(Photo via Terrell Edmunds' Instagram)
Steelers safety Terrell Edmunds and running back Trey Edmunds, along with their brother Tremaine, who's a linebacker for the Bills, just released their own children's book, 'My Brother's Keeper – What This Means to Me...' by the EBOYZ, according to Teresa Varley of Steelers.com.
Terrell was in Steubenville, Ohio on Thursday to read portions of the book to school students. Edmunds visited three schools in Steubenville.
The book includes illustrations along with messages that include people of all races and genders holding hands in a circle surrounding the world, showcasing that we're all the same.
"When we go back and look at the year that we had in 2020, a lot of things going on in our world that tried to divide us as a nation," Trey said. "It was something to bring us back together. At the end of the day, we are all facing trials and tribulations, going through things our own way, and my brothers and I wanted to show you that the only way to solve this problem is to come together as one. I think it was important and self-explanatory, but I appreciate the visual in the book that shows people of all different types, all different colors, all different genders, different nationalities. That was important and something we live by each and every day."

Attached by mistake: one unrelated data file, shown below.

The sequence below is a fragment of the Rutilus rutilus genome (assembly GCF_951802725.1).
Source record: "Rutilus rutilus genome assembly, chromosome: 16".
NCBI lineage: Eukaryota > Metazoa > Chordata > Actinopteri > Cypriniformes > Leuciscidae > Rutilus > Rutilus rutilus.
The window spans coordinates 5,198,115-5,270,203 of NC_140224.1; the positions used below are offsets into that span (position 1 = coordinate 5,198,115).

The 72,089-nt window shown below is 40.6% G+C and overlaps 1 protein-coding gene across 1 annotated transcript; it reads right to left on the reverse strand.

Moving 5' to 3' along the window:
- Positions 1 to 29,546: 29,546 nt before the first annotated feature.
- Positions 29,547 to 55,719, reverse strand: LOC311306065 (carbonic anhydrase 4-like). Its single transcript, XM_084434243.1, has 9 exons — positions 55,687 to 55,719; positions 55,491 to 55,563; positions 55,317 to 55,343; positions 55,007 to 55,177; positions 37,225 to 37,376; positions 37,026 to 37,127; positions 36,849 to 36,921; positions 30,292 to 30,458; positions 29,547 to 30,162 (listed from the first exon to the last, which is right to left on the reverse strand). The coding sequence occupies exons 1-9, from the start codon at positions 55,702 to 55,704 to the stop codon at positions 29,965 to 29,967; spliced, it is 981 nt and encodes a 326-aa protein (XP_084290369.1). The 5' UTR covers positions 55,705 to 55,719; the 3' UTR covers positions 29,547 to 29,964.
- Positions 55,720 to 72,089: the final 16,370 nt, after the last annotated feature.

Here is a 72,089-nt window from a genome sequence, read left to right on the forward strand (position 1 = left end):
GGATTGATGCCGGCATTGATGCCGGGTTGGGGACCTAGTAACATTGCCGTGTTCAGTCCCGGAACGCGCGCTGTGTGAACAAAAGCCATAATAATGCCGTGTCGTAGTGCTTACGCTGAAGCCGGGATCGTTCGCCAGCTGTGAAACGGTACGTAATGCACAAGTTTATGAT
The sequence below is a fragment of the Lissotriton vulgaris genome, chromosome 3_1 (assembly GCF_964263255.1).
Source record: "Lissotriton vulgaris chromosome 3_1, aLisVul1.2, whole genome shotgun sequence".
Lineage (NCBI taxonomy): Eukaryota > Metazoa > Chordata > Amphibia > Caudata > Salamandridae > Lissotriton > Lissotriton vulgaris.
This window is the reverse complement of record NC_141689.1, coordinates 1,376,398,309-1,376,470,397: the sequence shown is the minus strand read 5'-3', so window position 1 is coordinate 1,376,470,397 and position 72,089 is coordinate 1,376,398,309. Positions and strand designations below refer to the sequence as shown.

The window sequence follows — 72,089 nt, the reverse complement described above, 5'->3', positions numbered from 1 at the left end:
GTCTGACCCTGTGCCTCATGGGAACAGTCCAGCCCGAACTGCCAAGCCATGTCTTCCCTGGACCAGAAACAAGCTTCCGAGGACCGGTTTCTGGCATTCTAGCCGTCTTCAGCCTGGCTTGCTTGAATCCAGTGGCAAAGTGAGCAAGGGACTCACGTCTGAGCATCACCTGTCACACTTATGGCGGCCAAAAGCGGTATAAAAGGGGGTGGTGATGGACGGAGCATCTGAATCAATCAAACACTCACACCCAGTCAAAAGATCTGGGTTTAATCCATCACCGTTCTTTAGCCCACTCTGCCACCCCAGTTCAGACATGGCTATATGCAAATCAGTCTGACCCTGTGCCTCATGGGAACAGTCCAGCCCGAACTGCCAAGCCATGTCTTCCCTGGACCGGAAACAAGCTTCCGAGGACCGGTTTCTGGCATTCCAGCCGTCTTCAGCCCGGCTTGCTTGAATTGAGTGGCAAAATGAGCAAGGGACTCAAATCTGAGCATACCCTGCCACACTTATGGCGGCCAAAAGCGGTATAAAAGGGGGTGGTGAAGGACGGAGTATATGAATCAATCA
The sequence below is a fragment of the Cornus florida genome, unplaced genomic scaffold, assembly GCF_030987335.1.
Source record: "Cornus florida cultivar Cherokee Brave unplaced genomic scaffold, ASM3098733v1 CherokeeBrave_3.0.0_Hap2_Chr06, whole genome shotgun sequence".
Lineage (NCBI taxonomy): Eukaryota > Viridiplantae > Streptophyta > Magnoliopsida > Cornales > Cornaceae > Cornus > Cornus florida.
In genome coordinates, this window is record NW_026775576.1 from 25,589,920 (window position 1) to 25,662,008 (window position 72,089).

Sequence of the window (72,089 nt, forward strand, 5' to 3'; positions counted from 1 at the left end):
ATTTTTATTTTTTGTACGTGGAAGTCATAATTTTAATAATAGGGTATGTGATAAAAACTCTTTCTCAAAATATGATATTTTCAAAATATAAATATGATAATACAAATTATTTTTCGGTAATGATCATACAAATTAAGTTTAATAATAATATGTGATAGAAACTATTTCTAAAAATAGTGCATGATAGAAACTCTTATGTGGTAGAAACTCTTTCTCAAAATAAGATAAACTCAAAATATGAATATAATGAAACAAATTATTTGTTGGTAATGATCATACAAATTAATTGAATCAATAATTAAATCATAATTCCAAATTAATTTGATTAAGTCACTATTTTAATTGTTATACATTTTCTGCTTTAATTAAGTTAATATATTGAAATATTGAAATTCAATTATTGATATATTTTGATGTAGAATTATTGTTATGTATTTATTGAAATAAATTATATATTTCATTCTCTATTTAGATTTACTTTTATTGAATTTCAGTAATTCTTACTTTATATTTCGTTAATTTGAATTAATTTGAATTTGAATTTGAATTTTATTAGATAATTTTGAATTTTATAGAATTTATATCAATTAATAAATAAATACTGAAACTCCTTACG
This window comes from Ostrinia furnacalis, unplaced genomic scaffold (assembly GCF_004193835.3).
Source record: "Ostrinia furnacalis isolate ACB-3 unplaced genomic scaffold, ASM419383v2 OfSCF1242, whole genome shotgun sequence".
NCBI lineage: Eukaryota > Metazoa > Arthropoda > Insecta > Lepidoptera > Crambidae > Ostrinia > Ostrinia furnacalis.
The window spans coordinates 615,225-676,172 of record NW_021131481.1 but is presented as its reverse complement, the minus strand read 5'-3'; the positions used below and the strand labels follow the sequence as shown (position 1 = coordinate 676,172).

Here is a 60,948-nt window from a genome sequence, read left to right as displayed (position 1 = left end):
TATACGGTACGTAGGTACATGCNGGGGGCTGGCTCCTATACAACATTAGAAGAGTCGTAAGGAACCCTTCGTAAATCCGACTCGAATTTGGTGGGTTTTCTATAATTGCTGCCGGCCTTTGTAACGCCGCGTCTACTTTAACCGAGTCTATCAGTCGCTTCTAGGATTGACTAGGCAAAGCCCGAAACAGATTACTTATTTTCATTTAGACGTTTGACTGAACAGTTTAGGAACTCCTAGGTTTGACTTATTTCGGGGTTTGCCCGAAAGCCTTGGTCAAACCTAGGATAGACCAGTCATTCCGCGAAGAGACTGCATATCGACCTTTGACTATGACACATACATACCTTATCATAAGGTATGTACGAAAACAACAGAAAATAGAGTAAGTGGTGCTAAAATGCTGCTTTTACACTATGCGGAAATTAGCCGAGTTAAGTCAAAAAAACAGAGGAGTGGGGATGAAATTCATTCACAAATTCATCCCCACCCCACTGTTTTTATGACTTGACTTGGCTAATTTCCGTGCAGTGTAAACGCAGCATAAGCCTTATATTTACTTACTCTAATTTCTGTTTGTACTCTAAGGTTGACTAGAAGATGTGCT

The Edmunds brothers grew up reading a lot, as their mom Felicia is an educator and always stressed the importance of reading.
"My mother had me reading at a very young age," Trey said. "My mother is an educator, my grandmother was an educator, so I always read books from the school's library. Some of them I would say this is too much for me and she would say sit there and figure it out. I learned how to read more and more."
Terrell hopes the book can be an inspiration for young kids.
"We were just at the house and were just trying to figure out exactly what we could do to inspire youth and pretty much tell our story," Terrell told Ryan Recker of WTAE. "And that's just what this book is all about. It's just about our morals, about what we stand on. And it was just five bullet points from each brother, just saying what my brother means to me."